For my July 2023 diary, go here.

Diary — August 2023

John Baez

August 2, 2023

I just heard this great sentence at a party, spoken of an unlucky mathematician-sailor:

"With his thesis, off North Berwick, he sank."

August 4, 2023

When you first realize that two seemingly different subjects are isomorphic, your neurons tingle — you feel like you're acquiring a new superpower!

I like this blissed-out dude in Matteo Farinella's book Of Microscopes and Metaphors: Visual Analogy as a Scientific Tool. Maybe he's a steampunk version of James Clerk Maxwell? Maxwell was big on the analogy between hydraulics and electromagnetism:

Thanks to Sylvia Wenmackers for pointing this out!

August 7, 2023

The notes in the major scale are spaced in a funny way. Look at the white keys on the piano: some have black keys between them, other don't. But you can understand the major scale using the circle of fifths. Start with C. Go up a fifth and you get G. Go up another fifth and you get D. Go up another and you get A. Go up another and you get E. Go up another and you get B. Go up another and you get F. And these are the notes in the C major scale!

That sounds like satisfying explanation. But it's a lie!

I lied only at the end. When you go up a fifth from B, you don't get F. You get F♯. So you don't get the notes in the major scale. You get the notes in another scale, called the Lydian mode! You can see it here:

This is why George Russell argued that Lydian is more fundamental than the major scale.

Russell is the theorist who helped Miles Davis switch to a new style of jazz in Kind of Blue—the best-selling jazz album of all time. In his book Lydian Chromatic Concept of Tonal Organization, Russell tried to redo harmony theory from the ground up. For a good explanation of Russell's ideas, watch this video:

And here's another piece of evidence for this crazy theory that Lydian is secretly more major than major, like the power behind the throne. If you take the 7 modern modes and order them by 'brightness', the Lydian mode is the brightest of all, while Ionian---that is, major---comes in second.

What's 'brightness'? Basically it's a measure of how high the notes are in a scale that starts with a fixed note, like C. To get from Lydian to Ionian you lower the fourth a half-step, turning F♯ to F in this chart:

To get from Ionian to Mixolydian you lower the seventh a half-step, turning B to B♭. And it keeps going like that: you keep flatting more notes, going to 'darker' modes.

In bright modes the notes are 'pushed up'. In dark modes the notes are 'pushed down'. Once you listen enough you can hear the difference. Bright modes aren't always 'happier', but they are higher, more 'celestial'. Dark modes aren't always 'sadder', but they are further down.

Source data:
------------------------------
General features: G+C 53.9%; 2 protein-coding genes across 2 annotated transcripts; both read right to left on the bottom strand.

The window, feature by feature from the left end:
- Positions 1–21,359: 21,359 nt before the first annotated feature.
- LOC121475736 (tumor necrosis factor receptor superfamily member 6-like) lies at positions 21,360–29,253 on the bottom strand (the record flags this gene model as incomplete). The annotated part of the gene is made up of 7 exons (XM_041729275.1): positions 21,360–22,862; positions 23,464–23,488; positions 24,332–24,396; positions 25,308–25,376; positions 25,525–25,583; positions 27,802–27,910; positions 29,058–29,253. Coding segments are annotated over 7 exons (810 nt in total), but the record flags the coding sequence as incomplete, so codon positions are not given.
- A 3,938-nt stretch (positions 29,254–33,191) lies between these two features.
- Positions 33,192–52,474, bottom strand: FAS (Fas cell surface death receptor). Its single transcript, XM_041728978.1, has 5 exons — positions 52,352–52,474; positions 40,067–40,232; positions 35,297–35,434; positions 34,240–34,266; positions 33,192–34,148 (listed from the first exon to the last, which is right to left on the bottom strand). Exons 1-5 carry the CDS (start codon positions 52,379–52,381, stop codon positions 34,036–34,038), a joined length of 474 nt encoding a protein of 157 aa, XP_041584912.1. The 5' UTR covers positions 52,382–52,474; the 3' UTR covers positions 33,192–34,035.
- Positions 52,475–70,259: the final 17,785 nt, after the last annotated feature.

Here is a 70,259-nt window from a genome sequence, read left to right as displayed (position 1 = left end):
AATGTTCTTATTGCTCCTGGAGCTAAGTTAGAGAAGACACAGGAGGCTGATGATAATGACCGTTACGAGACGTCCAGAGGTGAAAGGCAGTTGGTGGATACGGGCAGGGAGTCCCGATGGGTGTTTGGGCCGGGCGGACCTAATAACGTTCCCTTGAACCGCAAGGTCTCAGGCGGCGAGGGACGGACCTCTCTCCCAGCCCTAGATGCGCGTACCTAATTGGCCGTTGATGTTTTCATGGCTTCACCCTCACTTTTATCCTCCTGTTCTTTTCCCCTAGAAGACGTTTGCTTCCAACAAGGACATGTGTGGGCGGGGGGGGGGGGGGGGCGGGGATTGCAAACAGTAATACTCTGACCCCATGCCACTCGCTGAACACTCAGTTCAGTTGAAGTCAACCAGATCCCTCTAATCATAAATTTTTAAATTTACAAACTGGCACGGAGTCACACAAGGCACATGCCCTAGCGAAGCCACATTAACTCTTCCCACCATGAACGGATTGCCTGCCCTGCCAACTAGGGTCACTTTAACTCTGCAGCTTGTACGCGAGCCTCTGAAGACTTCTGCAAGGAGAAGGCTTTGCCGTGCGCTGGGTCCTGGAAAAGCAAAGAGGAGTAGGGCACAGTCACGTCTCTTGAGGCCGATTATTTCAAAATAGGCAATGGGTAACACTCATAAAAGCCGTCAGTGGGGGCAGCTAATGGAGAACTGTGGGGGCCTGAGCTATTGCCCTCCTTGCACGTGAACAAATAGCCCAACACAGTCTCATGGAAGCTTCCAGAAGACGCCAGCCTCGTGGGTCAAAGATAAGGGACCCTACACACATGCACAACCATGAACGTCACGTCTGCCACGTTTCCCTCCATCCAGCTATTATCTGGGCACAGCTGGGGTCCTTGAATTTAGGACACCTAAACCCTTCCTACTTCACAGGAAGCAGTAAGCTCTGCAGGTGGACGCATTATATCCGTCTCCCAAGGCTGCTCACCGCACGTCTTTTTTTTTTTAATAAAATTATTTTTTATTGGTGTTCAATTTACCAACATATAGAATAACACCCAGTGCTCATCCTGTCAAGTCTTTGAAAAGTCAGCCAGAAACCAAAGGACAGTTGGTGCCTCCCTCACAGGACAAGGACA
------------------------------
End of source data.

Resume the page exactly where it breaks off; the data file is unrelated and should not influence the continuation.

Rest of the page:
Another fun thing about Lydian is that the two half-steps occur right before the 5 and the 1. The half-step before the 1 is important in classical music: it's called the 'leading-tone' because there's an intense pressure to go up a half step from that note to the 1, which brings a sense of rest: this has been the real motor of Western music ever since the Renaissance. The 5 is the second most important note after the 1, since their frequency ratio is 3/2, which is a really simple fraction. So, having a half-step right before the 5 is almost like having another leading tone, given the importance of the 5.

Anyway, these patterns are fun to think about. But please don't think I've gone off the deep end. Lydian is not more important than major in modern Western music. It's used less often, and there's a damn good reason. That F I keep talking about is a perfect fourth above C. The major scale has that perfect fourth, Lydian doesn't. And that fourth is really important in modern Western harmony!

You could say the fourth and fifth are the 'backbone' of modern Western harmony. They provide the simplest vibrational frequencies: the fifth vibrates 3/2 times as fast as the 1, while the fourth vibrates 4/3 times as fast. 4/3 is one octave above 2/3. So if you ignore octaves, as we often do in harmony theory, going a fifth down is the same as going a fourth up.

Anyway, back to Lydian. I was pretty excited about the mathematical virtues of the Lydian mode, but then Mark Reid on Mastodon told me two things that led to a chain of realizations that really blew my mind. The first was this: